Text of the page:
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FSA proposals could cost lenders £20m a year

The FSA’s responsible lending proposals requiring income verification and affordability checks for all mortgages could mean lenders are hit with annual costs of up to £20m.

A cost benefit analysis of the FSA’s proposals was included as part of the consultation paper published by the regulator today.

The FSA commissioned a company called Oxera to estimate the compliance cost to lenders of implementing the FSA’s proposals on income verification and affordability.

Oxera estimates that the average total additional costs to lenders would be between £3 and £12 per mortgage sale.

It works this out on the basis that lenders would pay an extra £4.50 per mortgage needing proof of income, an extra £18 per mortgage where income verification is more complex, and an extra £17 per mortgage where affordability would be assessed.

The average cost takes into account that only a certain proportion of mortgages will be affected by the proposed rules, as the majority of mortgage applications are already submitted with proof of income.

The paper says: “Oxera estimated the total cost to industry of implementing the affordability requirements to be in the region of £3m to £15m. The total ongoing costs for the industry to maintain compliance with these requirements is estimated to be in the region of £5.8m to £20.3m per annum.”

Meanwhile the FSA estimates its own one-off costs for implementing the plans to be around £275,000.

The cost estimates affect lenders rather than advisers as the regulator has ruled that ultimate responsibility for affordability lies with the lender.

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Comments

There are 6 comments at the moment, we would love to hear your opinion too.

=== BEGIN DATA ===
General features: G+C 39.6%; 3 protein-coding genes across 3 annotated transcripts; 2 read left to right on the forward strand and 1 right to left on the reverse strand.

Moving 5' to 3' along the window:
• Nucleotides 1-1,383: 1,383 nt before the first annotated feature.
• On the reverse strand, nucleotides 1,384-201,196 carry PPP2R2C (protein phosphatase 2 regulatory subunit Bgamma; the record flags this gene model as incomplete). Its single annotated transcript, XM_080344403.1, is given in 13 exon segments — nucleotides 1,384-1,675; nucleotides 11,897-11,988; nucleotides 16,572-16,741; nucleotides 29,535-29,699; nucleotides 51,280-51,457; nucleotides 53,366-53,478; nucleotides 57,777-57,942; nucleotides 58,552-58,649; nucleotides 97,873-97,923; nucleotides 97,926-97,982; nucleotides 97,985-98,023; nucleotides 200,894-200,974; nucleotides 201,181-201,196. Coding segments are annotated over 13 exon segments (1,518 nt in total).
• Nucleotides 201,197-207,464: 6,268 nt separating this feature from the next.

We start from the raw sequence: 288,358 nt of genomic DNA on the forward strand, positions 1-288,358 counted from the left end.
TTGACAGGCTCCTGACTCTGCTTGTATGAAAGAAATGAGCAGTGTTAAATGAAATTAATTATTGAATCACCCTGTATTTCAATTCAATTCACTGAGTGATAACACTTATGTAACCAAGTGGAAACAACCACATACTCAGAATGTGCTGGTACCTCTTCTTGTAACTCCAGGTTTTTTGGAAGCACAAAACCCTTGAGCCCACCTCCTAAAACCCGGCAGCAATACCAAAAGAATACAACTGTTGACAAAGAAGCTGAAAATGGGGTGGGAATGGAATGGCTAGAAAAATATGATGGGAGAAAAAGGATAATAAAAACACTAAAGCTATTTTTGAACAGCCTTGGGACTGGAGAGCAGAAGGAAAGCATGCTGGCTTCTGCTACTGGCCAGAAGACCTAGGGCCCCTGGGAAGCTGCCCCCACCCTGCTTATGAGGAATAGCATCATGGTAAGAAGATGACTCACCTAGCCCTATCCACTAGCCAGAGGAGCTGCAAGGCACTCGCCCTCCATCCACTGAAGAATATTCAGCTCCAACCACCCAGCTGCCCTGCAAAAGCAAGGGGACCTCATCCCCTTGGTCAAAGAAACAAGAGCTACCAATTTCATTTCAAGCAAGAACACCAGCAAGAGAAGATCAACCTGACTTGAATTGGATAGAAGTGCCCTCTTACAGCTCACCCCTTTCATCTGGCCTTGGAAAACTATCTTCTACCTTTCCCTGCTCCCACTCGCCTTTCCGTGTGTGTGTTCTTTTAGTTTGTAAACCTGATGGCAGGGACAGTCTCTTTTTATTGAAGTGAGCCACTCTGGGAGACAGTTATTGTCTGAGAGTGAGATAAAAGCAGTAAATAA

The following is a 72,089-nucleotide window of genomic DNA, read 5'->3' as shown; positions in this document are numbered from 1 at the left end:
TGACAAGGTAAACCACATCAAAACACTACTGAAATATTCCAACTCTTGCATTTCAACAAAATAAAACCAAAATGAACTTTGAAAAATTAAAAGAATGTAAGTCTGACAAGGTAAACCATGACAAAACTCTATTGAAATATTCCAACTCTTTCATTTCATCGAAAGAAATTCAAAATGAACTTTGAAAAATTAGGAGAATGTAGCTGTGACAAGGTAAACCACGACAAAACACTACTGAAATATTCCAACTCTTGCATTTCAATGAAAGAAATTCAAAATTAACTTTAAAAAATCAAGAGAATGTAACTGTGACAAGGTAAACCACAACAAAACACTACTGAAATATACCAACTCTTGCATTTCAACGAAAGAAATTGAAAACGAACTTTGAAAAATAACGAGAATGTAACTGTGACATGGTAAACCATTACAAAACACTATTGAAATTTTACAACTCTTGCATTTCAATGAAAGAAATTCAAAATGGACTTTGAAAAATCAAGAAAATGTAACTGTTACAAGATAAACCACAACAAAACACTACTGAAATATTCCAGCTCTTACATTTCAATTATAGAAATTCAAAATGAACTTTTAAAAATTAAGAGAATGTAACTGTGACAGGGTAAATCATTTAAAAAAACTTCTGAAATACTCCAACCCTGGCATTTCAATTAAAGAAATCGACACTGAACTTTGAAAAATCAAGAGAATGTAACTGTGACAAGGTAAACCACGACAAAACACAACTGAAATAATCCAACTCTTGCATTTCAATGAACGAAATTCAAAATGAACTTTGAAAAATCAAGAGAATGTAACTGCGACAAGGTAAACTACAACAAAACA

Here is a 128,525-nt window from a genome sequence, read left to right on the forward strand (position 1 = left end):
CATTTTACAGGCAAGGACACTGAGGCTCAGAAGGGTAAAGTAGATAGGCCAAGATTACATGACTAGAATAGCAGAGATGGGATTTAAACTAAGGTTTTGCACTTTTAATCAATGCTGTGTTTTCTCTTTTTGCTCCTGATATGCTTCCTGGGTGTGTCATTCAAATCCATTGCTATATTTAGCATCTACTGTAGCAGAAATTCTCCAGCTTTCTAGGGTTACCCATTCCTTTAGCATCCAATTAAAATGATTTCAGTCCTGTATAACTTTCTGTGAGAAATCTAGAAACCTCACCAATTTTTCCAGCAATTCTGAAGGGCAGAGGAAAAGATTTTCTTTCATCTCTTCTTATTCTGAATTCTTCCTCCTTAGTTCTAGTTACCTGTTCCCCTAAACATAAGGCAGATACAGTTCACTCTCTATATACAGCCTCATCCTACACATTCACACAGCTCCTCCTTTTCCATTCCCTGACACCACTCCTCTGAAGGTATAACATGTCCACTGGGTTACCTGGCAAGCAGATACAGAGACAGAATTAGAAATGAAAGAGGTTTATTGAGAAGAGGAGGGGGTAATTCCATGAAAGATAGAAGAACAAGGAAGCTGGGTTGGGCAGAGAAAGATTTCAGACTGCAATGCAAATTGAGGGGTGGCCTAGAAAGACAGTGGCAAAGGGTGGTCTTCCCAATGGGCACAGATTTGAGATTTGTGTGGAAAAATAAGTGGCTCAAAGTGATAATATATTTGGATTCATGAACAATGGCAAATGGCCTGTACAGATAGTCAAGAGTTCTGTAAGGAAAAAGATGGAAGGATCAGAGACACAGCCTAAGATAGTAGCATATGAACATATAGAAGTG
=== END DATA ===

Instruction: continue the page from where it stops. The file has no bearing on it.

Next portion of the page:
1. The next thing that will happen will be that lenders want Packagers back………
    Stranger things have happened!

  2. Julian Stevens 13th July 2010 at 4:39 pm

    Call me a simpleton, but I thought that as part of their normal underwriting processes since time immemorial, lenders seek proof of stated earnings for employed persons in the form of their last three payslips, their last P60 or a letter from the employer. For the self employed, the requirement is sight of the applicant’s last three years’ accounts.

    What’s changed over the past 12 months?

    That aside, how can the implementation of new underwriting guidelines on the part of the FSA possibly run to £275,000? They hold a meeting or two, agree the new framework, notify the mortgage broking and lending industry and, surely, that’s it ~ isn’t it?

    How can something so simple be so expensive? Then again, when did the FSA ever do anything that wasn’t monumentally expensive?

  3. Julian,
    Don’t be silly! £275,000 is small change to the FSA, they probably have more than that in the tea tin.

  4. Oxera seem to have been commissioned rather frequently on research and report work, not least in the preparation of our beloved RDR.

    Does anyone know which particular old boy link opened up OUR moneybox and how much Oxera has filched?

    I will do my own digging but many hands……..!

  5. Sorry, you forgot the part where they have to hire a consultant to tell them what a mortgage is and how they work. That will cost at least £200,000!

  6. Compliance Man 13th July 2010 at 6:49 pm

    There are a number of points to consider – if you read the CP you will see the level and details that the FSA are lookingfor in the assessment that means many currently assessed mortgages will not pass the test.

    The cost, therefore, will be significantly higher than anticipated as it ignores the amount of time it will take for staff to actualy get hold of all the required information in the first place let alone reviewing and understanding it – eg combing through bank statements to check the declared expenditure items match up!

    The biggest fallacy is in the headline of this article. The lender may incur all the extra costs but they will be passing it on to the consumer in higher charges for applications or higher interest rates.

    The outcome, therefore, is that the consumer will have to pay more for the FSA’s ‘nursemaid’ protection.

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